Joe McGinniss’s new book on Sarah Palin has had a surprisingly strong backlash from the left, as Politico reports this morning. Most of the focus has been on this unfavorable New York Times review by Janet Maslin, but even progressive activists have been jumping to Palin’s defense.

“If male political figures were subject to the cataloging of hookups and reverie from their young-and-single years as Sarah Palin apparently is in this book, these invasions of privacy and dignity would stop. I am no fan of her politics, but she doesn’t deserve this gossip,” wrote Adam Bonin, the chairman of Netroots Nation on Politico’s Arena yesterday.

Greg Dworkin, a contributing editor of the Daily Kos, a hotbed of anti-Palin conspiracy theories, was more succinct. “The book is as irrelevant as Palin is,” he wrote.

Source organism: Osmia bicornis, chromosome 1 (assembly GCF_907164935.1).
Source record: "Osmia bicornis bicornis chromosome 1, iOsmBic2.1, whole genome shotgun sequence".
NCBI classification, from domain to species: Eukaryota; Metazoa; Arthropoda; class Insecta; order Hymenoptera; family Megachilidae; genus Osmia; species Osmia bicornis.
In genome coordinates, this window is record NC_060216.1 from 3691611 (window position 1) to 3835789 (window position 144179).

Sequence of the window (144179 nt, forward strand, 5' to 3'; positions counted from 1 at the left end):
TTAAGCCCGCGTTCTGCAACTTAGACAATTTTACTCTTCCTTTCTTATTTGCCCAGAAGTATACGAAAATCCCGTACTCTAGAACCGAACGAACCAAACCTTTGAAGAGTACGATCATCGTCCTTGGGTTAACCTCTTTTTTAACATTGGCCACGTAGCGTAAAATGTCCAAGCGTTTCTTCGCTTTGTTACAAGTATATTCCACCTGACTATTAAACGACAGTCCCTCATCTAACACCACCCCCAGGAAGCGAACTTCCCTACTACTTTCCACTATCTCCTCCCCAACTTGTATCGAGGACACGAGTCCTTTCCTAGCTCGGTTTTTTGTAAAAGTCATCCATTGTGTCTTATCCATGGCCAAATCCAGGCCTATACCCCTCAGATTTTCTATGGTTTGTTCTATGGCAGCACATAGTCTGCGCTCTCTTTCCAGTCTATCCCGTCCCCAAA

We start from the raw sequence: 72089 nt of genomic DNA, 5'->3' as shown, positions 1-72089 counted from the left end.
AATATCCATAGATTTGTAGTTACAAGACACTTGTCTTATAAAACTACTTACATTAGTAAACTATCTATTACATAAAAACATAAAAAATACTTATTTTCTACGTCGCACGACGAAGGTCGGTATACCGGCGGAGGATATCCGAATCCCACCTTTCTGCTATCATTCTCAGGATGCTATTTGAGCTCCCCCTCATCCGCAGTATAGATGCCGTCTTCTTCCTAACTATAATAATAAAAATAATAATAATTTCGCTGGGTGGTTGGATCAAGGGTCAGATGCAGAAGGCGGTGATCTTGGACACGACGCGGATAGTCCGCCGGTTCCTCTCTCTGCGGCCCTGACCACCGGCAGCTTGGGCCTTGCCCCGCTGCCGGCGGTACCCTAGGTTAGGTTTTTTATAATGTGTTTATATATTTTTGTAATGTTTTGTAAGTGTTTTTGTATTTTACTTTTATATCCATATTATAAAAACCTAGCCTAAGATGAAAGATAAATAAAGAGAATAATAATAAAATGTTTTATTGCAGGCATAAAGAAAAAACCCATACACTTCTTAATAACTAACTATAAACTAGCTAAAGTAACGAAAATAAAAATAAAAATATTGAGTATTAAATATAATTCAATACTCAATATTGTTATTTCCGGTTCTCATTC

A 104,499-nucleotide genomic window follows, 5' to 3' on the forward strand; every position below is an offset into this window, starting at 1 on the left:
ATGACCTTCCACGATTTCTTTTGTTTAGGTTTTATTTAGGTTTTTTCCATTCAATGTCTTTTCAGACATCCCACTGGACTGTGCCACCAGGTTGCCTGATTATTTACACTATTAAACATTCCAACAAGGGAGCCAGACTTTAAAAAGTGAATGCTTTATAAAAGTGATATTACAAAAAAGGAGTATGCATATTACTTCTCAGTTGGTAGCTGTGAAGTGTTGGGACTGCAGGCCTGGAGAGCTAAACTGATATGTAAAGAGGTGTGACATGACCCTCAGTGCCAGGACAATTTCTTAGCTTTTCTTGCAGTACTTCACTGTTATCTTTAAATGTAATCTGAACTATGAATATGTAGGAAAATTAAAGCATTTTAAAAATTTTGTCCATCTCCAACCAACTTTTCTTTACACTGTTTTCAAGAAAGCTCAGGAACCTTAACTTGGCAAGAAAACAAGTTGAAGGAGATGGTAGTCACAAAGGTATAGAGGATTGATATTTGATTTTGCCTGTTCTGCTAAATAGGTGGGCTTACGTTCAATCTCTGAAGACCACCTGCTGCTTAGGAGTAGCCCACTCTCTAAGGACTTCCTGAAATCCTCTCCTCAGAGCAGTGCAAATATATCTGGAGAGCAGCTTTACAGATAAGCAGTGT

Is that perception of her irrelevancy part of the reason why the left now feels comfortable defending her? McGinniss’s book release was expected to coincide with the beginning of Palin’s presidential campaign. Would liberals be as quick to stand up for Palin if she had actually decided to run?

Based on the reviews, McGinniss’s book sounds like a compilation of poorly-sourced gossip. But there have been attacks on Palin that have been nearly as vicious – allegations she’s not Trig’s mother, for instance – that progressives let slide when Palin was more of a political threat. Now that the left has Rick Perry to worry about, is the blind hatred for Palin starting to fade? If so, that might explain why a New York Times columnist was recently so surprised to find Palin actually has “intelligent” and “wise” ideas.

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